My ice box is stock from the manufacturer and will hold 60# of ice + food for about 8 days before anything starts getting (too) warm. 20# of ice gel does the same thing. I have very limited battery storage and have found that I need about 4 hours a day of Genny time to maintain refrigeration, lights, and fans. I run 2 hours in the morning and 2 hours in the evening before turning in.

I have plans to build an arch for 2 solar panels and a wind genny (as well as dingy davits) in the next year or so before I cruise full time. Right now, I only get 14 day trips in every other month, so the fossil fuel generator works for now.
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Old 26-07-2010, 16:31   #42
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I have seen in the boat suppliers the systems with the thin evaporator plate as a very long "plate" which you can bend into a curve at the corners of a box - sort of wrap around versus the old pre-made smaller units.
- - For long distance cruising, I like having redundancy which means two refrigeration units for one box with a separator wall which can be removed if one unit fails. I also consider the freezer/frig a necessity of life and am not into eating canned beans and veggies for months on time. So I want a "back-up" system should the main system fail. That is why I liked the single pallet 12VDC air-cooled units versus the engine driven or keel cooled or water cooled or any of the older designed systems. They may be more efficient but if they fail what is the back-up?
- - A cold plate is merely a container of water with the cooling tubes in it. The water freezes and acts like that old-fashioned block of ice. I believe in the tech books including Kollman's he prefers holding plates. It has been a decade since I built mine.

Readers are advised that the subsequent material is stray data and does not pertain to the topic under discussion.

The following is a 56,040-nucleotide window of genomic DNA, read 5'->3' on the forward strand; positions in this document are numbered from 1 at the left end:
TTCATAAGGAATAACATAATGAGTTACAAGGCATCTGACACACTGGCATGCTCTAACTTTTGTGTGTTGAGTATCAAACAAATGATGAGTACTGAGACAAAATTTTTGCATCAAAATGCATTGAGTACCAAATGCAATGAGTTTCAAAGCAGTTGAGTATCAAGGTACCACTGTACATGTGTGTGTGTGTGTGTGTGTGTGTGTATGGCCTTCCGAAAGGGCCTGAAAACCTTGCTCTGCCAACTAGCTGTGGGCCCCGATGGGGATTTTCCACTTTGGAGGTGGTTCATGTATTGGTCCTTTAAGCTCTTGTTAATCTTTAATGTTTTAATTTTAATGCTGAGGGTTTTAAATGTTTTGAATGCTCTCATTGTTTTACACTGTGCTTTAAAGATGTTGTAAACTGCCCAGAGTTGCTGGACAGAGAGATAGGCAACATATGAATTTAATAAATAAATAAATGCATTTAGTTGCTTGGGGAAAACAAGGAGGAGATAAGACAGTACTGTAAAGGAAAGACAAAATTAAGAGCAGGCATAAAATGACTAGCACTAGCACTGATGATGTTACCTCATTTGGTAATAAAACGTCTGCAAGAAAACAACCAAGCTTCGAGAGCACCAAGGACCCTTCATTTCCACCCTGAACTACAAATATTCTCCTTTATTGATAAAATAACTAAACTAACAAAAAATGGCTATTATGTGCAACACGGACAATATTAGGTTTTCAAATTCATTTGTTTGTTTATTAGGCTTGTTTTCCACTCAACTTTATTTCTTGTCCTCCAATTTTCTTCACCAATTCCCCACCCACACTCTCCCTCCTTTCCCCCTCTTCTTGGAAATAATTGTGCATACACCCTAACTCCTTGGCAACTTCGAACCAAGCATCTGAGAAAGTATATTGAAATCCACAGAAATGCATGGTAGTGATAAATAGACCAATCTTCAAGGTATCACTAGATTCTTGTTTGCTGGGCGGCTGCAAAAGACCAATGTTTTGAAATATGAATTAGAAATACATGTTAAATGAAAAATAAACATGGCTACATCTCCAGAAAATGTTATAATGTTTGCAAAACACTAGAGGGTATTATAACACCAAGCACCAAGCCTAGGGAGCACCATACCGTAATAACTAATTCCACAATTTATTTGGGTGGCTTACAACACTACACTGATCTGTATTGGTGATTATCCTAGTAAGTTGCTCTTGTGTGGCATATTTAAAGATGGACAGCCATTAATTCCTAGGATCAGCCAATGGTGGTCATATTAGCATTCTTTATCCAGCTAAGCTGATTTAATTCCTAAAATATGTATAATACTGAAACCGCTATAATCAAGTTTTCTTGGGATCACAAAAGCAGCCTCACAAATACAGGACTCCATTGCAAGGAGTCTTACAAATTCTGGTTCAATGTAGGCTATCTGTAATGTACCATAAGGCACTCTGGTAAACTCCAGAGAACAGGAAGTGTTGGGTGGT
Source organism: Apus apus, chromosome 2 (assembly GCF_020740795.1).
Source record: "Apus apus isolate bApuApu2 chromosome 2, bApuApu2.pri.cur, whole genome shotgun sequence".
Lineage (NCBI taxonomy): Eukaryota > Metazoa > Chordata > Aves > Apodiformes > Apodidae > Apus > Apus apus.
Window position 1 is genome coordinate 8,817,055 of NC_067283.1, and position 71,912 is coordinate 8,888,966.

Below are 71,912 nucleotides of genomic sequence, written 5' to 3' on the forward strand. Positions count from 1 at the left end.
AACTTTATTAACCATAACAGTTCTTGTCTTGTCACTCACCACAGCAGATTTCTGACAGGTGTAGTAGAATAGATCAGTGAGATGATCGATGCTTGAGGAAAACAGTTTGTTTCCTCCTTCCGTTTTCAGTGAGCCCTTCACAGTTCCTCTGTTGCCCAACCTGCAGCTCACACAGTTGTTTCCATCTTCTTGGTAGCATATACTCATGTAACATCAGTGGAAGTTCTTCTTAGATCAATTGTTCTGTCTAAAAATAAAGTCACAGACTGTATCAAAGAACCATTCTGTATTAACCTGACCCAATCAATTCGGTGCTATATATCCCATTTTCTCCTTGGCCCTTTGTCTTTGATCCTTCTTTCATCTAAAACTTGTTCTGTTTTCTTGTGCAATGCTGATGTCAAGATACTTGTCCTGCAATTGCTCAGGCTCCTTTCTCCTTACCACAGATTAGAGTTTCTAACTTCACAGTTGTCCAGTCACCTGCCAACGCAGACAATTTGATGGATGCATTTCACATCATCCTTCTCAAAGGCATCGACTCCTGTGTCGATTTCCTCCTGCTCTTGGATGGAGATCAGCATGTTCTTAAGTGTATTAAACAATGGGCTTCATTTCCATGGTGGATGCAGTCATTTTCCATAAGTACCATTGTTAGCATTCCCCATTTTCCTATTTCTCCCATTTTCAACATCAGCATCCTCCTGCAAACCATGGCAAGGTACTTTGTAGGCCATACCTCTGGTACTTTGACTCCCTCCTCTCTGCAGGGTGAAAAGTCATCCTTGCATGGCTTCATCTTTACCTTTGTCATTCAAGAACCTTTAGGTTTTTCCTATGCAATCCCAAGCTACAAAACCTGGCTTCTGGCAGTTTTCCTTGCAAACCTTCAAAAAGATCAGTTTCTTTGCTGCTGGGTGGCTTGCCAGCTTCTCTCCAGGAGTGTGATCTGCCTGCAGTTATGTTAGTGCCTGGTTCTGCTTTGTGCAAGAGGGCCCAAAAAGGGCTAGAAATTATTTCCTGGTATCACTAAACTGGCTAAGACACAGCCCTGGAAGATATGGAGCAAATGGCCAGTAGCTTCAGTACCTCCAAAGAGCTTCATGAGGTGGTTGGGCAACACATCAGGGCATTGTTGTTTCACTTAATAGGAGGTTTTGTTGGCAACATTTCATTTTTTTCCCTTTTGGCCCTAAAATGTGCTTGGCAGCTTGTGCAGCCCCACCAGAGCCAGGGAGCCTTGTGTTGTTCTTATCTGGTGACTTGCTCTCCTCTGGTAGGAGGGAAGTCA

- - The problem with the front opening door is the "seals" and frame of the door which uses two continuous frame of plastic from the inside to the outside and a rubber foam seal. My top lifting vacuum panel hatch seals are already totally shot.
- - My new suggestion which I want to use when I rebuild my system - is to make a fiberglass internal box sized to fit the pre-selected storage bins/containers for food. This continuous box - except for an opening on the top side for the access hatch and a hole in the bottom for the drain - and - holes for the refrigeration pipes - would have no seams anywhere. Sort of like a holding tank but made of thin skin fiberglass with a gelcoated interior. It could be made my taking a wooden mock-up mold of the internal shape of the box and laying the fiberglass cloth/resin to make the bottom and sides. Then gel-coat it. Then make a flat fiberglass panel with the hole for the hatch. Then install the evaporator and/or cold plates and seal the pipes. Then fiberglass the top to the box. This whole box would then drop down into position with the "R-Max" or whatever surrounding it.